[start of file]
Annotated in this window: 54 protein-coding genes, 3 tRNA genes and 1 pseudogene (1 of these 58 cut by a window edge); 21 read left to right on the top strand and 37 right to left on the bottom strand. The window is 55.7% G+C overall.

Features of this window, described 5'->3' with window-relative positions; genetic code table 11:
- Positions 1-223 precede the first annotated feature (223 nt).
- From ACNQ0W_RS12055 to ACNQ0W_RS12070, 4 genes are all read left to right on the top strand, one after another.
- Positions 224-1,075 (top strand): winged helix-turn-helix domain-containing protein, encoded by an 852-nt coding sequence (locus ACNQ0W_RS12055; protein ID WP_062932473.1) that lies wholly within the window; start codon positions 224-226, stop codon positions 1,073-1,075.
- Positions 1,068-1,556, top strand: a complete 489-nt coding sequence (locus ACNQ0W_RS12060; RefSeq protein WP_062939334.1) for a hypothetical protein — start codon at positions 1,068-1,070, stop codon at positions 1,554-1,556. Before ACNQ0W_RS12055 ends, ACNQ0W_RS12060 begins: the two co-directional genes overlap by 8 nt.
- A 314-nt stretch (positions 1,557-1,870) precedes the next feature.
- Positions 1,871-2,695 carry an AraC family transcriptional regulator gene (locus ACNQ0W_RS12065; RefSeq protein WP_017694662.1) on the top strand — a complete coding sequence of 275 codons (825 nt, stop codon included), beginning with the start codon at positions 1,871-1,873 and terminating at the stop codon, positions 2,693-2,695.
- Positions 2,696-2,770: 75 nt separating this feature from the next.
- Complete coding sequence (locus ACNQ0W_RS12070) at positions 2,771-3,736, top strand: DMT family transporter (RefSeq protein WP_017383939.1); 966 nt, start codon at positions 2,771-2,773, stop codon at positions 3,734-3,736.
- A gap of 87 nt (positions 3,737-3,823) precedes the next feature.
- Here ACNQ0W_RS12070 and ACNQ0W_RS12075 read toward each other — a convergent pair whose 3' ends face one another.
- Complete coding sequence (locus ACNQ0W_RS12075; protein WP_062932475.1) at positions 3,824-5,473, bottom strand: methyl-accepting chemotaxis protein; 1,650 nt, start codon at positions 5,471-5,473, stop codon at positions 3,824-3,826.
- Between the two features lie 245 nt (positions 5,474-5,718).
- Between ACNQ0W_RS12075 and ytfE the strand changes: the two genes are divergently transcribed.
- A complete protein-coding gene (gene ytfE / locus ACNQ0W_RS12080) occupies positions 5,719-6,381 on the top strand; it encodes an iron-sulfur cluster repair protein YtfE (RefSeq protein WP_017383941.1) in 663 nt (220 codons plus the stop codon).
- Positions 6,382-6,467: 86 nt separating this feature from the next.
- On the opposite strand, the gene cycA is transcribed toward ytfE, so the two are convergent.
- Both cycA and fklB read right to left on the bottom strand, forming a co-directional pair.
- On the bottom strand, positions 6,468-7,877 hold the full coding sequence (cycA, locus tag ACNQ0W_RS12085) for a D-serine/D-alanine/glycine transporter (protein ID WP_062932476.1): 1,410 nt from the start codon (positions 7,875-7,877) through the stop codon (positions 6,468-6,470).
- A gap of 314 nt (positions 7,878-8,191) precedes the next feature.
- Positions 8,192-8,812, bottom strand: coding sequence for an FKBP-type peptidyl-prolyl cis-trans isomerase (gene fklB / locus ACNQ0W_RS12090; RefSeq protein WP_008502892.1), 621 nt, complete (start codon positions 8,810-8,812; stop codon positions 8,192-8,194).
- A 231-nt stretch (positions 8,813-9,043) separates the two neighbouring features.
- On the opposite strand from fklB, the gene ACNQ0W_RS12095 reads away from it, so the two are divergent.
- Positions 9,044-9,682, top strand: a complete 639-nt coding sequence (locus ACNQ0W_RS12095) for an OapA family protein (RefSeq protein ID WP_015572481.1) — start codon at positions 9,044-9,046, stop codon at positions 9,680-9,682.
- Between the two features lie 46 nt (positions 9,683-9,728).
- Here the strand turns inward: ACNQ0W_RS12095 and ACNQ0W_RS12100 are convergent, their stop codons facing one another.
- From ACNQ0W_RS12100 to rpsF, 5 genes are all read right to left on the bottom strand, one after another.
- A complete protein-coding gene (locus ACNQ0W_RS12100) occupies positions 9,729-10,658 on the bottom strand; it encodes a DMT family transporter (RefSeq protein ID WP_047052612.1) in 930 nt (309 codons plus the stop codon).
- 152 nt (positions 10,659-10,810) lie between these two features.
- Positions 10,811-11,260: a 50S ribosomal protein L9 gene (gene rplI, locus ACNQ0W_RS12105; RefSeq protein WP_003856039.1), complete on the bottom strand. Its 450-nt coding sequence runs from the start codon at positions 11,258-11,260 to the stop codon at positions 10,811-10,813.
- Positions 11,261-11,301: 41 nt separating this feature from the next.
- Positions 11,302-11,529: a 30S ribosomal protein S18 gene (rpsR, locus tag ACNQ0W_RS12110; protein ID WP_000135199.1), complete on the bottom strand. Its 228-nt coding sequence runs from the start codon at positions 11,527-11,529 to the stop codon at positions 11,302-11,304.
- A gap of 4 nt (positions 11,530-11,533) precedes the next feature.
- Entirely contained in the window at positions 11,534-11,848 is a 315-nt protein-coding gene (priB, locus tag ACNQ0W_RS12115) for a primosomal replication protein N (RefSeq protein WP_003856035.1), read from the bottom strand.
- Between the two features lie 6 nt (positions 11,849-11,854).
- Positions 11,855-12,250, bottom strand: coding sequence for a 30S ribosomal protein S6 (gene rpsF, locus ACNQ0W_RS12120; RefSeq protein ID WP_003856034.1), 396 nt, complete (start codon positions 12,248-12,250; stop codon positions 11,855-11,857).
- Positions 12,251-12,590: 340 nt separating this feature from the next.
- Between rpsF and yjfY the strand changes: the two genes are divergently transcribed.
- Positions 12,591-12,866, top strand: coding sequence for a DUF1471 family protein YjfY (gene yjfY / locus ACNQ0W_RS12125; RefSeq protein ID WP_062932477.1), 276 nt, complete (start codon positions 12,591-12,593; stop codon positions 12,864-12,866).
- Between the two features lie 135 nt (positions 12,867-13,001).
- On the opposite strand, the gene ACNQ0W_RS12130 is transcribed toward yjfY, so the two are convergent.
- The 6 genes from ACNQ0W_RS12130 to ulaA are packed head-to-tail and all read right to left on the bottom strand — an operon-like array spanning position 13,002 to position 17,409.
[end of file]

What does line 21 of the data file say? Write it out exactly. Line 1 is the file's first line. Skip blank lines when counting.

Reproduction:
- A gap of 314 nt (positions 7,878-8,191) precedes the next feature.